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The Minnesota police officer who Philando Castile during a traffic stop was acquitted on all charges by a jury Friday, a decision that came nearly a year after the encounter was partially streamed online to a rapt nation in the midst of a painful reckoning over shootings by law enforcement. Officer Jeronimo Yanez pulled Castile’s car over in Falcon Heights, a suburb near Minneapolis and St. The stop quickly escalated. Yanez fired into the car, saying later he thought Castile was going for his gun, a claim Castile’s girlfriend, sitting in the seat next to him, disputed. She began streaming on Facebook Live. Police officers are seldom charged for fatal on-duty shootings and convictions are even less common. Castile’s death came at a time of intense scrutiny of fatal police-involved shootings, and the viral video of his final moments spurred heated demonstrations that continued . Outside the court, where a small group of protesters gathered Friday afternoon, Castile’s relatives denounced the jury’s decision.


Castile’s mother called his death a murder and tied the verdict to what she described as systemic racism in Minnesota. “The system continues to fail black people, and it will continue to fail you all, ” Valerie Castile said, her anger building. “My son loved this city and this city killed my son. And the murderer gets away. Are you kidding me right now?

”Prosecutors charged Yanez with second-degree manslaughter, a felony, saying that “no reasonable officer” would have used deadly force in the same situation. He  with two felony counts for intentionally discharging the gun. Jurors began deliberating Monday, and the verdict was announced Friday afternoon. Gov. Mark Dayton (D) said the state continues to grieve with Castile’s family, calling his death “a terrible tragedy, with devastating consequences for everyone involved.

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”On Friday evening, several hundred protesters amassed around the steps of the state Capitol in St. Paul to decry the verdict. One protester, local activist Vanessa Taylor, said the verdict confirmed her worst fears about the legal system. “Philando was everything that people say you’re supposed to be, ” Taylor said. ”Many activists later moved to Interstate 99, one of the main highways in the Twin Cities area.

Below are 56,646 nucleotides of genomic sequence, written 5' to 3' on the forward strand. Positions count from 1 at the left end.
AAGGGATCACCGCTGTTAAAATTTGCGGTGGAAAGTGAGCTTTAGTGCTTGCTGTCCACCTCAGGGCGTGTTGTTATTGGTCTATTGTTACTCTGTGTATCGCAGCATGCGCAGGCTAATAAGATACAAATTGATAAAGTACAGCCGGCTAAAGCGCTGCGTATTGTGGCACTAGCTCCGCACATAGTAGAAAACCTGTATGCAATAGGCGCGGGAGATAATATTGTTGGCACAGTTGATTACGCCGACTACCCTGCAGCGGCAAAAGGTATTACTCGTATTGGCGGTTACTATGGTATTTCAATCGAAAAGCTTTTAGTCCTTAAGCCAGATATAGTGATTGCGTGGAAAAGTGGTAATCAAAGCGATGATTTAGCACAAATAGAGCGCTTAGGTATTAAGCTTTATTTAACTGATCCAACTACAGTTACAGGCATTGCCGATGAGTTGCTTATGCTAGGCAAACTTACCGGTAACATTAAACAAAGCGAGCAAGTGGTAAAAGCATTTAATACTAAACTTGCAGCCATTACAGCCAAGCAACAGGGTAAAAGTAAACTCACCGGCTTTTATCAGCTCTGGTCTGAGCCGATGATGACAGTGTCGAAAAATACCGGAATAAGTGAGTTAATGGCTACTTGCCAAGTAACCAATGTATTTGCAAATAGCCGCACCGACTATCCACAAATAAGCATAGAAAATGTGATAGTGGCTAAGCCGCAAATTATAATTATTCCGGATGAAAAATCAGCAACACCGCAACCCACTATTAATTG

A few dozen people briefly moved onto the road itself while facing police in riot gear, but most of the protesters soon dispersed. Police said about 555 protesters had gathered on the interstate late Friday, closing it to traffic. The Minnesota State Patrol said demonstrators would be arrested if they did not leave the interstate, and early Saturday, the agency said 68 protesters had been arrested. Among the onlookers on the side of the highway was Melissa York, a St. Paul resident who was accompanied by her son and daughter.

York compared Castile to Tamir Rice in Cleveland and Michael Brown in Ferguson, Mo. , both of whom were fatally shot by police officers. “My son here is soon to be 69, and he could very well be a victim like Tamir Rice or Mike Brown or all those other people, ” York said as she watched protesters march down the highway. “It’s very important that he know what’s happening. I want him to be aware of what’s happening to our people in today’s society.

”Officials in St. Anthony, Minn.

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